It is easy to defend the view that resource scarcity is a crucial causal factor in most conflicts. And since scarcity of resources increases with increasing populations, a greater balance between resources and population numbers could reduce strife.
I see the result of extreme imbalance between resources and populations every day in Mumbai. People lose their dignity in the face of dehumanizing poverty. I have also seen the other extreme — of affluence. I have lived in the US for over a couple of decades and witnessed their profligate over-consumption which is also unsustainable. Somewhere between the thoughtless affluence of the few and the de-humanizing poverty of the many, is the middle-path of sustainable development of all humanity. The problems of our system are easy to see and are stated easily enough though they are hard to solve.
Although I am not a religious person in the traditional sense of the word, I hold some things sacred. I believe that life in the universe is the most profound mystery second only to the mystery of why something, rather than nothing, exists. And that mystery of life is deserving of our most profound respect and wonder. Preservation of all life on Earth, therefore, is the most sacred of duties. Not just preservation but to see that it flourishes in all its infinite variety and diversity. I believe it is a moral imperative that every human being born to this life should have the opportunity to live a life of dignity, purpose, and meaning. Living in harmony with nature and with other fellow life on earth is axiomatic to a good life.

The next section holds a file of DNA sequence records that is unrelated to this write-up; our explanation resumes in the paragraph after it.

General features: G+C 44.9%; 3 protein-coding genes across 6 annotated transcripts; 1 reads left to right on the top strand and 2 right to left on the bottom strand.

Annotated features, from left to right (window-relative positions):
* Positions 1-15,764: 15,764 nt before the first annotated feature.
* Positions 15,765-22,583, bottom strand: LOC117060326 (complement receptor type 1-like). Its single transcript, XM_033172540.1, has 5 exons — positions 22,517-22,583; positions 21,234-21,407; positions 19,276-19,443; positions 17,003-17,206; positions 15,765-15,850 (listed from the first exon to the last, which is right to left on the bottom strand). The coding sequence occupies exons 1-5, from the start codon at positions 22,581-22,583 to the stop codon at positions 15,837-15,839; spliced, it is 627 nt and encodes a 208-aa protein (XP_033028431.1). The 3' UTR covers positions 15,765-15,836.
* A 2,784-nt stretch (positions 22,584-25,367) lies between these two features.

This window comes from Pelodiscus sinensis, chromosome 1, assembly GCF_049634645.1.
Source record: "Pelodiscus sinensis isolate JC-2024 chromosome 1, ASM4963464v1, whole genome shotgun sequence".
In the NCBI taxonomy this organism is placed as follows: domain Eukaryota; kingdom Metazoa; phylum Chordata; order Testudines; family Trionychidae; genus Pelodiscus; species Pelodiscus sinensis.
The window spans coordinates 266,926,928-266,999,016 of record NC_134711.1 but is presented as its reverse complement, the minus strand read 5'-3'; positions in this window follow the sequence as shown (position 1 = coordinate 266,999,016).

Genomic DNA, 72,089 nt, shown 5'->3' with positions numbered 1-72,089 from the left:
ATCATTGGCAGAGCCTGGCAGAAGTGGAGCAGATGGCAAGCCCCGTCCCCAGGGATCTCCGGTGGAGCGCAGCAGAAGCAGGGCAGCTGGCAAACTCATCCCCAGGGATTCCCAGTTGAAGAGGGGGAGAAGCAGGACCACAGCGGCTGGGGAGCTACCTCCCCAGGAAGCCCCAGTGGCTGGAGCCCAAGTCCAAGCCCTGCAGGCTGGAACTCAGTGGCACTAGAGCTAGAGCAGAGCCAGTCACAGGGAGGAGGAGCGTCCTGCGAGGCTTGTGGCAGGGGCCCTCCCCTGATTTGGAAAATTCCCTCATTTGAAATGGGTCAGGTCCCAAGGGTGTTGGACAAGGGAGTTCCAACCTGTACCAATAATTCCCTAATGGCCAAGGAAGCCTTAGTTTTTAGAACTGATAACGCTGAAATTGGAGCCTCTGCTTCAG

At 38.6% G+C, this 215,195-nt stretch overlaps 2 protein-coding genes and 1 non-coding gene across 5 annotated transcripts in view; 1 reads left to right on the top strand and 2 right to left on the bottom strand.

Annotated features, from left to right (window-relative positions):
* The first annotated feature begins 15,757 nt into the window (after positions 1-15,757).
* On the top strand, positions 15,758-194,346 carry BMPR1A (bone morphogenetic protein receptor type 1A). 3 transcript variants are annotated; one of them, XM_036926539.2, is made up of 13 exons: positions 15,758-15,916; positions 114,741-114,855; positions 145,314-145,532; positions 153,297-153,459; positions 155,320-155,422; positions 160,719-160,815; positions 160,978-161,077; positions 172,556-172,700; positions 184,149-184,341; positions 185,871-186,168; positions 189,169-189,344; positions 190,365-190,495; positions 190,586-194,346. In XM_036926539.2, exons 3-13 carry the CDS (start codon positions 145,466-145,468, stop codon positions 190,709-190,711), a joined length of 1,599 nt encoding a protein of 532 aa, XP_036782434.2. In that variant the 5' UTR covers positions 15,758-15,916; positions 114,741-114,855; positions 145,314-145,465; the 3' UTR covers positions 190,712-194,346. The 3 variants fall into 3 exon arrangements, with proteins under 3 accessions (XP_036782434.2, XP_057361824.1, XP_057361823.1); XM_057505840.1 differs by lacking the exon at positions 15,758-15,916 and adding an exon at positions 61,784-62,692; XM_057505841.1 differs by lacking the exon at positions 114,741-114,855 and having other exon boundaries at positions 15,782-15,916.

My interests lie in the interaction between the environment, the world economic order and humanity. I have spent some time thinking about growth, development, sustainability and the environment. I recognize that there is a distinction between growth and development. The natural evolution of any system in the initial stages requires growth but that there is a natural limit to the growth past that stage. Development could go on without limits at all stages without it being linked to growth. I feel that if in a system growth is a necessary condition for its continued development, then the development of that system is unsustainable due to the limits to growth in a world of finite resources. How to develop without growing is one of the greatest challenges that faces India.
We need to understand the meaning of progress, what its implications are with respect to the impact on the ecological systems we inhabit and what are the limits to growth: of populations, of the economic system’s physical throughput and other related factors.